A house takes work. When a storm damages the roof, you have to fix it. When the refrigerator starts making weird noises in the middle of the night, you have to deal with it. When your tenant decides to set up a meth lab in the basement and the Feds have to bust in the door with a battering ram, you have to deal with the aftermath.
Hopefully that last one doesn’t happen very often, but my point is that real estate is a very, very actively managed endeavor, and those hoping to just hire a property manager and make all the work go away are grossly overestimating how much a property manager will do for you.
Bottom line: If you want to passively own real estate, buy a REIT and collect your 5% dividend every month. That’s what I do.
Does Buying This House Make Sense
OK so onto the reader’s question: Does buying this house she’s looking at make sense? The reader attached a spreadsheet showing all her calculations, but to be honest I couldn’t make heads or tails of it. She appears to be making some VERY sketchy assumptions (at one point, she assumes the house will appreciate at 2% PER MONTH, so yeah…) As a result, we are just going to take her inputs and re-do all the math ourselves.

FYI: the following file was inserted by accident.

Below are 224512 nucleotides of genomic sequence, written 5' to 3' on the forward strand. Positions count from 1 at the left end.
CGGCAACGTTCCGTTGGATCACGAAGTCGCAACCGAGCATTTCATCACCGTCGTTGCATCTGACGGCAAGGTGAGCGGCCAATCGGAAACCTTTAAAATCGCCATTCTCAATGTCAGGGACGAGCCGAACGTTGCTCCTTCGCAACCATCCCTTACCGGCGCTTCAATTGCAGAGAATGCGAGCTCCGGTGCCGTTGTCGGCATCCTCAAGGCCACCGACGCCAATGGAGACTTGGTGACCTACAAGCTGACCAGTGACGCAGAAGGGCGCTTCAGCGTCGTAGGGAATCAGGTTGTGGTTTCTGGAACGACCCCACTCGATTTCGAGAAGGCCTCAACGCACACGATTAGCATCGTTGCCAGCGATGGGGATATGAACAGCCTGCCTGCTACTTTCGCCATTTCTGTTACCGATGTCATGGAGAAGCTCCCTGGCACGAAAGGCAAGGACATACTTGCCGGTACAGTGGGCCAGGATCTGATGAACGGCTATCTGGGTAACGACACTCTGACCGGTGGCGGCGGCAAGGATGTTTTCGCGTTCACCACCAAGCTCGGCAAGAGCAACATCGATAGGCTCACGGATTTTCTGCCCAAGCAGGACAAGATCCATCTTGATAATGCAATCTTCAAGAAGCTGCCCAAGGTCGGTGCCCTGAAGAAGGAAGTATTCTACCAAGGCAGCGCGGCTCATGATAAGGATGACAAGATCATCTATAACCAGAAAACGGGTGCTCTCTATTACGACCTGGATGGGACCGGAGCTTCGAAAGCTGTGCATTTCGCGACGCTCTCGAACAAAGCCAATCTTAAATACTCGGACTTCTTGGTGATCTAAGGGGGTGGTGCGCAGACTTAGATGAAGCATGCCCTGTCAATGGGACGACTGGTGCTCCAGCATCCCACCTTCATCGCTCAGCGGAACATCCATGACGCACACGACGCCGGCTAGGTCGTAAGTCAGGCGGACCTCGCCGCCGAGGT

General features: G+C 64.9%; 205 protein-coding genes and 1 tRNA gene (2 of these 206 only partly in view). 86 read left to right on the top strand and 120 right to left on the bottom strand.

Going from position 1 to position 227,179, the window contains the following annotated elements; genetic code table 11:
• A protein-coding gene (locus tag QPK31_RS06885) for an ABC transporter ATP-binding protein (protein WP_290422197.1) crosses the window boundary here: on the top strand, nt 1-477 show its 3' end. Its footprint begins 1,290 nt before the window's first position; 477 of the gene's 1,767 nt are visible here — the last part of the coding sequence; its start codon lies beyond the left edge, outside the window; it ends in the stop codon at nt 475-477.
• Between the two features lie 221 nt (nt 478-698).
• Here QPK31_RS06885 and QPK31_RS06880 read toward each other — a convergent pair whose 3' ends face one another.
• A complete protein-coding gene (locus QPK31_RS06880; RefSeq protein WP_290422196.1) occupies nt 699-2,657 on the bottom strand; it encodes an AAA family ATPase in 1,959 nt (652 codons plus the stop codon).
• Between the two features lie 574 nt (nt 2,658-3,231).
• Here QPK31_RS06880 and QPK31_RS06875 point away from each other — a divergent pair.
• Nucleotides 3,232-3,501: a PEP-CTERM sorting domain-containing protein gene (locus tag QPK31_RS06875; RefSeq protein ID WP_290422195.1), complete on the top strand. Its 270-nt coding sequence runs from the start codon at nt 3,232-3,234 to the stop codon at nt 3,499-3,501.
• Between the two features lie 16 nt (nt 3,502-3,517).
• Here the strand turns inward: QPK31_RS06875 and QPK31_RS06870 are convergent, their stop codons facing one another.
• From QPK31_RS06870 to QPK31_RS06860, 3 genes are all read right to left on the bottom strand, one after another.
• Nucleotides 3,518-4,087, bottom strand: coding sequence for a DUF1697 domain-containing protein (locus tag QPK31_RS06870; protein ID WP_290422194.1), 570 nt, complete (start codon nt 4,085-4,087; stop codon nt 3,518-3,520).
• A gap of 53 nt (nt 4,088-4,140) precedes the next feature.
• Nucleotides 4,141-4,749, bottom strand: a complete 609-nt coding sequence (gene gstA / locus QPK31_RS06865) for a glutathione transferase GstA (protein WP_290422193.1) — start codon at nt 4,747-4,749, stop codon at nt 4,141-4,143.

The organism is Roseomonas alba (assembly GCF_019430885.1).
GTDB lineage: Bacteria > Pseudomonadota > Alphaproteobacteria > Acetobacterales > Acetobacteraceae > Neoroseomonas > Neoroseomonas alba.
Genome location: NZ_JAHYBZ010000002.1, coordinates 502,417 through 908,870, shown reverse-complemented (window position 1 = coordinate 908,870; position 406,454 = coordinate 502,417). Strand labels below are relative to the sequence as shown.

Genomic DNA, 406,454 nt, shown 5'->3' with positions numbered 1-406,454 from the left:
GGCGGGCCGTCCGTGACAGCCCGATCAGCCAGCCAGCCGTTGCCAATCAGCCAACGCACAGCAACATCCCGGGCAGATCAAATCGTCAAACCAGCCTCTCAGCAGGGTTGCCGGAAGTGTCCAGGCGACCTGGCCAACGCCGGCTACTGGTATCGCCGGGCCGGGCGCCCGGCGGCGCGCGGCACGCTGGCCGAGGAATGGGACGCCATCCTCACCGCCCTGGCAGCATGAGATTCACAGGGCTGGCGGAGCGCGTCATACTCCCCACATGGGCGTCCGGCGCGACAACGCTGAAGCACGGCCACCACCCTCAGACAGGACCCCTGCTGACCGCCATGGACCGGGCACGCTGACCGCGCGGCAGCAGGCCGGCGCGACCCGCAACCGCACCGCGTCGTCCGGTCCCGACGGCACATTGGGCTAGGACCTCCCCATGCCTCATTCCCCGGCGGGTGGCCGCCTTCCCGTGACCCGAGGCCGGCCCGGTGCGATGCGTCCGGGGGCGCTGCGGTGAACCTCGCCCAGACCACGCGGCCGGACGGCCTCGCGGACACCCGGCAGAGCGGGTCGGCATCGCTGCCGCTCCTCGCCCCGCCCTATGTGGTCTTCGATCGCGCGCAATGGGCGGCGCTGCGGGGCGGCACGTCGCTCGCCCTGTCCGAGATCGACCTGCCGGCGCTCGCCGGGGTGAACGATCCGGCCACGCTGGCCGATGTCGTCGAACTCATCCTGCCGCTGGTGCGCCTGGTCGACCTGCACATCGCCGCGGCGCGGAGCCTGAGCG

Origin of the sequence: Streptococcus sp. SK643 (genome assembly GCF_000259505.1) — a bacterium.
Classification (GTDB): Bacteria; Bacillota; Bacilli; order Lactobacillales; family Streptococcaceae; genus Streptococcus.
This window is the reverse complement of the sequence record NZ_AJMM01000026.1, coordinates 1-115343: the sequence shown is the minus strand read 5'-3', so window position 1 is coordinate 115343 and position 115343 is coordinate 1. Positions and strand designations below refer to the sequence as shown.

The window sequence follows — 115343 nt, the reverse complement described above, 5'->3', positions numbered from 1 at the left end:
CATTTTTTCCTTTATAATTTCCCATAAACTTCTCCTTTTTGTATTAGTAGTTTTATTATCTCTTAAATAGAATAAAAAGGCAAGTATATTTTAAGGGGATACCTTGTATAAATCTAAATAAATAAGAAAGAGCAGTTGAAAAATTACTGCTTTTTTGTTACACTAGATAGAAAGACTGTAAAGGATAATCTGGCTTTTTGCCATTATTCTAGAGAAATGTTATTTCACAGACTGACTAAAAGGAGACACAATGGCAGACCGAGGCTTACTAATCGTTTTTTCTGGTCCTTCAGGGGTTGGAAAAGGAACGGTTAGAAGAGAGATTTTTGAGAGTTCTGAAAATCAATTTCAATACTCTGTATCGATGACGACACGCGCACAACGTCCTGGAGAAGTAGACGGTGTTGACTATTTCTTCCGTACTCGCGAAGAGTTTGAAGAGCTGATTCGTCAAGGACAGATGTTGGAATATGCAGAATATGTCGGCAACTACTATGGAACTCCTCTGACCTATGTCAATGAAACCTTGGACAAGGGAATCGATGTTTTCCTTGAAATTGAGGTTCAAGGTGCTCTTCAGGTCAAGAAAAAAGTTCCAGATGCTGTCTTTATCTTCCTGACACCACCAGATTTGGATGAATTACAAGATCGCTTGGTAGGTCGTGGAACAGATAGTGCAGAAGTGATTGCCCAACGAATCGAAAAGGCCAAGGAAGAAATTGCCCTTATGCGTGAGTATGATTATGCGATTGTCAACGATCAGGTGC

Here’s the financials of the house we’re looking at…
|Mortgage Type||Fixed 25 year amortization|
|Expected Rent||$1800 per month|
OK so right away alarm bells are ringing. Real estate investor Paula Pant uses the 1% rule as part of her housing calculations, which states that the house should not cost more than 1% of the monthly rent. At a monthly rent of $1800, the house should cost at most $180,000. This one costs nearly double that. So things aren’t looking too positive so far, but for the sake of thoroughness let’s continue MATHING SHIT UP.
Plugging our reader’s information into a mortgage calculator (I used Ratehub.ca) gave me a monthly mortgage payment of $1683.
But as we know, the mortgage is just the start of the cost of home ownership. There’s property taxes, land transfer taxes, lawyer fees, maintenance, real estate agent commissions. The list goes on and on and on, but for the purposes of this analysis, I’m just going to focus on just a few of these costs.